The minor characters of Paracelsus need not detain us. Festus is the commonsense foil of the hero, and the gentle domestic Michal, maiden and sorrowing mother, is only less of a shadow than Pauline. Aprile is an unsubstantial moonstruck “wraith of a poet,” who “would love infinitely and be loved” but his rôle is most significantly derived and borrowed and accidental.

  • I saw Aprile—my Aprile there!
  • And as the poor melodious wretch disburthened
  • His heart, and moaned his weakness in my ear,
  • I learned my own deep error.
  • Paracelsus learnt from him “the worth of love in man’s estate and what proportion love should hold with power.” It was this new knowledge which made him wise to know mankind,
  • be proud
  • Of their half-reasons, faint aspirings, dim
  • Struggles for truth, their poorest fallacies,
  • “all with a touch of nobleness … upward tending,”
  • Like plants in mines which never saw the sun,
  • But dream of him, and guess where he may be,
  • And do their best to climb and get to him.
  • With this knowledge, this “splendour of God’s lamp” on his dying brow, he is as secure of “emerging one day,” as he was when he first set forth “to prove his soul.”

    Paracelsus, on its publication, was hailed by the ever faithful and watchful Fox; but the most striking notice it received was from John Forster. He predicted for the author a brilliant career, and, in a second article on the poem, said, with unusual daring as well as insight, “Without the slightest hesitation we name Mr. Robert Browning at once with Shelley, Coleridge, Wordsworth.” But, by most journals, Paracelsus was simply neglected. In his letters to Elizabeth Barrett, Browning refers to the contemptuous treatment it received. It brought him neither money nor fame.

    But it brought him, first, the acquaintance, and, then, the friendship, of the most distinguished men of the day—among them were Wordsworth, Dickens, Landor and Carlyle; and in nothing was the manly munificence of Browning’s nature more evident than in his friendships. His affection for Landor, touched with sympathy as well as admiration, showed itself, in later years, in a care for him which was “one of the most beautiful incidents in a beautiful life.” The friendship with Carlyle was, on both sides, peculiarly warm and trustful. “I have just seen dear Carlyle,” says Browning, “catch me calling people ‘dear,’ in a hurry”; and that Carlyle should cross over to Paris just to see and dine with Browning is, assuredly, eloquent of his regard and affection for the young poet. “Commanded of me by my venerated friend Thomas Carlyle,” says Browning of his translation of Agamemnon, “and rewarded will it indeed become if I am permitted to dignify it by the prefatory insertion of his dear and noble name.” John Forster and William Macready were also added at this time to the group of Browning’s friends and his acquaintance with the latter had, for a time, an important bearing upon his work.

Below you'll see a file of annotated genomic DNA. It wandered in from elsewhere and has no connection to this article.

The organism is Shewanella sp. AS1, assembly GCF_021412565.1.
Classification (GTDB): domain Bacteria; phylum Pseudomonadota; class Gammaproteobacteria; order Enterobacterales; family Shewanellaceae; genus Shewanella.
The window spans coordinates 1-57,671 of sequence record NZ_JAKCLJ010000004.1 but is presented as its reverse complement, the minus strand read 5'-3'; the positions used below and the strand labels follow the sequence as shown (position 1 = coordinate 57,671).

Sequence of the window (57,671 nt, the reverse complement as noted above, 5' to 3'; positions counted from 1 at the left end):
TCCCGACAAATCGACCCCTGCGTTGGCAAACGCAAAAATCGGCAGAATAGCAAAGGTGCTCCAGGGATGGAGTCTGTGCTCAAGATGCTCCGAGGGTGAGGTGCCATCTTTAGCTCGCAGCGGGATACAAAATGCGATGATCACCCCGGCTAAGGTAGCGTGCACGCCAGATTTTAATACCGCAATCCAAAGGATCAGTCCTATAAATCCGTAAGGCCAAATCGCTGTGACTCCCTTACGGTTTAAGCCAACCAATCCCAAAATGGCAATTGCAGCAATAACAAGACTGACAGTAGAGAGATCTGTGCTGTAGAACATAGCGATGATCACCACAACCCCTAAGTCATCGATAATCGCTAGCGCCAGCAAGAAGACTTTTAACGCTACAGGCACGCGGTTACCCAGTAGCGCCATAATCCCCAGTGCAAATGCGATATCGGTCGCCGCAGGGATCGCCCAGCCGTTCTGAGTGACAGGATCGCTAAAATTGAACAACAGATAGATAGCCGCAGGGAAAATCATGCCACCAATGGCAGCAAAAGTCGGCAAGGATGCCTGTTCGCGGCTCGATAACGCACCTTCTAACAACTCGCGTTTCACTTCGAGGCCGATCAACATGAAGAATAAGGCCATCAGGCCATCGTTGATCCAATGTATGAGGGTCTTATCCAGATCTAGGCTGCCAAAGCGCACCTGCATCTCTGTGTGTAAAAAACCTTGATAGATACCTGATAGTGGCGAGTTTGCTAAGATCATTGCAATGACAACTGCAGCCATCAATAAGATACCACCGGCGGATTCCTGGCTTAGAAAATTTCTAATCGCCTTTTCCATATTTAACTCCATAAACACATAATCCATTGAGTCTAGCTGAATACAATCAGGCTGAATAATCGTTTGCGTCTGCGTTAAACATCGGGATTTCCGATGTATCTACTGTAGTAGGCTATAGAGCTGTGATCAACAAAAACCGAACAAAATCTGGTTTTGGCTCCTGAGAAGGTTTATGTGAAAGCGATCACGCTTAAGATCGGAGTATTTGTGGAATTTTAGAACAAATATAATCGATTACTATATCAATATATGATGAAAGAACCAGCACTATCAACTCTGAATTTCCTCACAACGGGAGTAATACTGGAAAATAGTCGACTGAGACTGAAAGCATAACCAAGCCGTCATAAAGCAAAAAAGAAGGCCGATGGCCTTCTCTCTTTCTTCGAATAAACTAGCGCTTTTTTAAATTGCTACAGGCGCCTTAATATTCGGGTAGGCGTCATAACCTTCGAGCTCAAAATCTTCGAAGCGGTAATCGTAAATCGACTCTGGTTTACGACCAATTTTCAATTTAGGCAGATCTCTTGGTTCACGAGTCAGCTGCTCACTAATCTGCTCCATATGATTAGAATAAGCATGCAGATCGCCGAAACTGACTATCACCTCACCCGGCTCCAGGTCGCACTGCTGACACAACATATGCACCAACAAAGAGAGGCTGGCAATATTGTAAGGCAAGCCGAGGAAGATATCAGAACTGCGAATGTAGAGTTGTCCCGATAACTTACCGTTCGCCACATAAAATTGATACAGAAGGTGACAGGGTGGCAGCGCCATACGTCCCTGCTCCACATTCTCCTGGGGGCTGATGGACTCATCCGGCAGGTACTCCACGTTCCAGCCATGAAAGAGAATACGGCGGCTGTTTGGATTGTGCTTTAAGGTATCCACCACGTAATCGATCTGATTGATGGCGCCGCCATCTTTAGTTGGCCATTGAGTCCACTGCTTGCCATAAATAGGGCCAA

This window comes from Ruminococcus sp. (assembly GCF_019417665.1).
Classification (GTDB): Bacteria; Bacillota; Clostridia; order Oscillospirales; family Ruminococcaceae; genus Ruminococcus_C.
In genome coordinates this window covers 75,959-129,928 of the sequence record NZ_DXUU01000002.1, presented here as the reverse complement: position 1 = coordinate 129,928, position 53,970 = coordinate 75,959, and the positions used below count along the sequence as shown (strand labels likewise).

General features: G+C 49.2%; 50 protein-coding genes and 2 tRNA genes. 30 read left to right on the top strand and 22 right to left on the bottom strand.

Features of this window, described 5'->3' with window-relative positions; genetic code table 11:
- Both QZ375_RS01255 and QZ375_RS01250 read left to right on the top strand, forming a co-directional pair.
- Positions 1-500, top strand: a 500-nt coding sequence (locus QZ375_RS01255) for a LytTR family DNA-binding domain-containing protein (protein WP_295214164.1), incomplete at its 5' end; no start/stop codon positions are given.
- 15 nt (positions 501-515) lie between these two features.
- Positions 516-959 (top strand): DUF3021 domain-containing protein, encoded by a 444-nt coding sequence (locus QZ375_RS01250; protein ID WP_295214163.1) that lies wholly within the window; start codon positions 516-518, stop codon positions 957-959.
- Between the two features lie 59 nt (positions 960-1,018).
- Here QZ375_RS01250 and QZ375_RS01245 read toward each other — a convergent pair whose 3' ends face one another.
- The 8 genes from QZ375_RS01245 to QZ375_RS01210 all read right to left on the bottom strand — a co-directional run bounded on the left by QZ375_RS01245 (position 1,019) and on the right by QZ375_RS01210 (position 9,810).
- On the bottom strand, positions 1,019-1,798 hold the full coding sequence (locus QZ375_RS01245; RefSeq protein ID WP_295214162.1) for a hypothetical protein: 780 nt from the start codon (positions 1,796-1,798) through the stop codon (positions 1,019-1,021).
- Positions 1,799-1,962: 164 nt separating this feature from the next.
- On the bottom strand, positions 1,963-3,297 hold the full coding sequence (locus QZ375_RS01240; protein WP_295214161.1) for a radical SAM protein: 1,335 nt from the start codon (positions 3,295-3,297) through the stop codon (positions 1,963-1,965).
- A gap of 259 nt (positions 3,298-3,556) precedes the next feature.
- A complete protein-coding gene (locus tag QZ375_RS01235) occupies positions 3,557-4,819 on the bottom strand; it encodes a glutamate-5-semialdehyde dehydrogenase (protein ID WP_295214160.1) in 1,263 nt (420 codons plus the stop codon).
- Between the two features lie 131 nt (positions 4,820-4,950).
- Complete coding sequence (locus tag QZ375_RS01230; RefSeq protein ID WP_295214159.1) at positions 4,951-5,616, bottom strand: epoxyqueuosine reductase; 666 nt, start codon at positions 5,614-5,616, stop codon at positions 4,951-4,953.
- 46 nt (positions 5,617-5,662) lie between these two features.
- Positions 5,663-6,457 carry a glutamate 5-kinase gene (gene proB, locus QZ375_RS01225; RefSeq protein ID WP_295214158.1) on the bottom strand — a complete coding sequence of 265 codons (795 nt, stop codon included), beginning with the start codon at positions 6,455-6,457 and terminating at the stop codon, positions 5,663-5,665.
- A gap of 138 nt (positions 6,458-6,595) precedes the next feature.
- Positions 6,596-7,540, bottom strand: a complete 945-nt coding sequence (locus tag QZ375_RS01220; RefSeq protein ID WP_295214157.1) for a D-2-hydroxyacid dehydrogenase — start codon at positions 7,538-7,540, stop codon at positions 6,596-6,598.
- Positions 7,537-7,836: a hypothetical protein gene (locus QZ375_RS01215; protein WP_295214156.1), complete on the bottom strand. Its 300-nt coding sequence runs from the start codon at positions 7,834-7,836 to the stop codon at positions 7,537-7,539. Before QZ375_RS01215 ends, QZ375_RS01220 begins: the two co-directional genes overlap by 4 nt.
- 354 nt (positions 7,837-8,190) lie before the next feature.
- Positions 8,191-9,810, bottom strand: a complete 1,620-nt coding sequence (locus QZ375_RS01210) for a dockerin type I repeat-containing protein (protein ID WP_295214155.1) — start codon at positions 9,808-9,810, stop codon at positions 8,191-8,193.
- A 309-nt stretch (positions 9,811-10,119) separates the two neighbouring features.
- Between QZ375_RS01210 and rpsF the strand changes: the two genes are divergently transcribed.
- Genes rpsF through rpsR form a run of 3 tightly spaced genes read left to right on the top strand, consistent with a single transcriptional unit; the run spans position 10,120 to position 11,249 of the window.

In Pauline and Paracelsus, it has been well said, Browning had “analysed rather than exhibited” character. The soul, “the one thing” which he thought “worth knowing,” was the psychologist’s abstract entity, little more than a stage occupied successively by moods and passions: it was not the concrete, complex self, veined and blood-tinctured. Moreover (which signifies much), all its history fell within itself, and external circumstance, instead of furnishing it with the material out of which character is hewn, was but “decoration,” to use Browning’s own phrase, and was purposely put into the background. These two poems were thus justly called “confessional”: they were subjective and self-conscious.

    No sooner was Paracelsus finished than Browning contemplated another “soul-history.” In it, once more, a greatly aspiring soul was to recognize, only at the last moment and after much “apparent failure,” the mission which could save, fitting to the finite his infinity. The story that he wished to tell was Sordello.